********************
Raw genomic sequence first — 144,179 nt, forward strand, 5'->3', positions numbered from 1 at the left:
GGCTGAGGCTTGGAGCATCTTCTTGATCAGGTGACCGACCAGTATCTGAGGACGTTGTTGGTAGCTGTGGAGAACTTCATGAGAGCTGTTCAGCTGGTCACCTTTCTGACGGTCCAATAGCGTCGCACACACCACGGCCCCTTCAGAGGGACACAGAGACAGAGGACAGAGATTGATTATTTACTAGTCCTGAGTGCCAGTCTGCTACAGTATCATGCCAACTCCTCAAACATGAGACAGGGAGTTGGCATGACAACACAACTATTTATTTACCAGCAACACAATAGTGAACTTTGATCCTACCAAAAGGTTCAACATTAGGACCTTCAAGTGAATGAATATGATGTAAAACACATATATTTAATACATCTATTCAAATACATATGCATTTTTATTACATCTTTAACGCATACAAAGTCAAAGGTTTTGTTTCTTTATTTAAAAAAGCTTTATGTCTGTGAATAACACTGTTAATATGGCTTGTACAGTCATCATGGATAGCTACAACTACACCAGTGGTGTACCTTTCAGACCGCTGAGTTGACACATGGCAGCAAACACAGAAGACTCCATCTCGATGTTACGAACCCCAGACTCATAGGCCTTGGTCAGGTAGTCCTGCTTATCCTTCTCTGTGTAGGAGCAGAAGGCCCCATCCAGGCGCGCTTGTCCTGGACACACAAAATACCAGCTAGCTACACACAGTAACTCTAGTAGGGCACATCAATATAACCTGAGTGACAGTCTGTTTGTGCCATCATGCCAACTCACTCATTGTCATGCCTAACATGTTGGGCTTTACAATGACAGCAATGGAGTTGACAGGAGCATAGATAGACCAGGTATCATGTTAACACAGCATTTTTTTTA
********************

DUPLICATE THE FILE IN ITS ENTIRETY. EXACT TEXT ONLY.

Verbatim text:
Raw genomic sequence first — 144,179 nt, forward strand, 5'->3', positions numbered from 1 at the left:
GGCTGAGGCTTGGAGCATCTTCTTGATCAGGTGACCGACCAGTATCTGAGGACGTTGTTGGTAGCTGTGGAGAACTTCATGAGAGCTGTTCAGCTGGTCACCTTTCTGACGGTCCAATAGCGTCGCACACACCACGGCCCCTTCAGAGGGACACAGAGACAGAGGACAGAGATTGATTATTTACTAGTCCTGAGTGCCAGTCTGCTACAGTATCATGCCAACTCCTCAAACATGAGACAGGGAGTTGGCATGACAACACAACTATTTATTTACCAGCAACACAATAGTGAACTTTGATCCTACCAAAAGGTTCAACATTAGGACCTTCAAGTGAATGAATATGATGTAAAACACATATATTTAATACATCTATTCAAATACATATGCATTTTTATTACATCTTTAACGCATACAAAGTCAAAGGTTTTGTTTCTTTATTTAAAAAAGCTTTATGTCTGTGAATAACACTGTTAATATGGCTTGTACAGTCATCATGGATAGCTACAACTACACCAGTGGTGTACCTTTCAGACCGCTGAGTTGACACATGGCAGCAAACACAGAAGACTCCATCTCGATGTTACGAACCCCAGACTCATAGGCCTTGGTCAGGTAGTCCTGCTTATCCTTCTCTGTGTAGGAGCAGAAGGCCCCATCCAGGCGCGCTTGTCCTGGACACACAAAATACCAGCTAGCTACACACAGTAACTCTAGTAGGGCACATCAATATAACCTGAGTGACAGTCTGTTTGTGCCATCATGCCAACTCACTCATTGTCATGCCTAACATGTTGGGCTTTACAATGACAGCAATGGAGTTGACAGGAGCATAGATAGACCAGGTATCATGTTAACACAGCATTTTTTTTA